Erica E. Bisesi was born in Gorizia (Italy). She completed a Ph.D. in Mathematics and Physics at Udine University in 2007. She had contributed to several large-scale research projects (theoretical astrophysics, experimental elementary particle physics, physics education). She also taught acoustics and psychoacoustics at the Udine Conservatory from 2004 to 2006.

Her career as a systematic musicologist began in 2007, first at the Department of Speech, Music and Hearing at KTH, Stockholm, and then in several projects on the psychology of music, psychoacoustics, expressive music performance, music theory and analysis and music information retrieval at the Universities of Lugano (CSI), Bologna, Como (Conservatory), Milano, Padua, Udine, Graz (KFU, KUG), Western Sydney and Montreal. In October 2009, Erica was awarded a Lise Meitner postdoctoral fellowship for a two-year project entitled Measuring and modeling expression in piano performance by FWF Austria. In December 2011, FWF funded her three-year Stand-Alone project Expression, emotion and imagery in music performance. She presented the results of her research in conferences, lectures and lecture-recitals at leading institutes in Austria, Canada, Croatia, Cyprus, Finland, Germany, Greece, Hungary, India, Israel, Italy, Portugal, Serbia, Slovakia, Slovenia, South Korea, Spain, Sweden, Switzerland, UK, and the United States.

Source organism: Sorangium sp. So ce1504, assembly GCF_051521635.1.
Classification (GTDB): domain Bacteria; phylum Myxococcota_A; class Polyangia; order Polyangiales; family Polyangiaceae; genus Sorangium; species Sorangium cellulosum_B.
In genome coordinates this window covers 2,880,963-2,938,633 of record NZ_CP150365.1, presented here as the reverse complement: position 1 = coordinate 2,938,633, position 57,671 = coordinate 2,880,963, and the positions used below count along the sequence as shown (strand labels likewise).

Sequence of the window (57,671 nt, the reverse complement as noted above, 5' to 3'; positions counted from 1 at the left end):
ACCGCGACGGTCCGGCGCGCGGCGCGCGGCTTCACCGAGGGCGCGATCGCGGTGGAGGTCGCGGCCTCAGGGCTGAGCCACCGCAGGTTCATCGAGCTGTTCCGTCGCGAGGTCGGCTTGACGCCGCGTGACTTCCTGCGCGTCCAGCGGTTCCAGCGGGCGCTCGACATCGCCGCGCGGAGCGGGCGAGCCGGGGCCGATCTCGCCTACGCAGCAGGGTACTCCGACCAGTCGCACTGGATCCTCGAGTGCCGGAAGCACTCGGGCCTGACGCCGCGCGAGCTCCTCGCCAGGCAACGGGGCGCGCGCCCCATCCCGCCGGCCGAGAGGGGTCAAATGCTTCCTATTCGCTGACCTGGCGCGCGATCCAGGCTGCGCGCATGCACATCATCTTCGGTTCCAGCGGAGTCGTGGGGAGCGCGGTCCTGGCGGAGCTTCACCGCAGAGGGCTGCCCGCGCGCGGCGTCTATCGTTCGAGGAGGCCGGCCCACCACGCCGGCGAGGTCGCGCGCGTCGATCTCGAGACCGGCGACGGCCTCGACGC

Her career as a pianist began at the age of five, and she completed a M.A. Degree in Piano Performance at Trieste Conservatory in 1996. Over the following ten years, she studied with the conductor Francesco Mander, the pianists Bruno Canino in Milan, Aquiles Delle Vigne in Salzburg, Florence and Rome, Vladimir Krpan in Zagreb, Anna Kravtchenko in Rovereto, and Andreas Woyke in Graz. She now performs as a soloist and in chamber music ensembles in Austria, Italy and abroad. Erica is currently a senior postdoctoral researcher at the Centre for Systematic Musicology at the University of Graz, where she is lecturer on psychoacoustics and music cognition. Her research lies mainly in the area of computational musicology, music performance, expression and emotion, and music theory and analysis. In her research, she primarily investigates the perception and performance of her concert repertoire.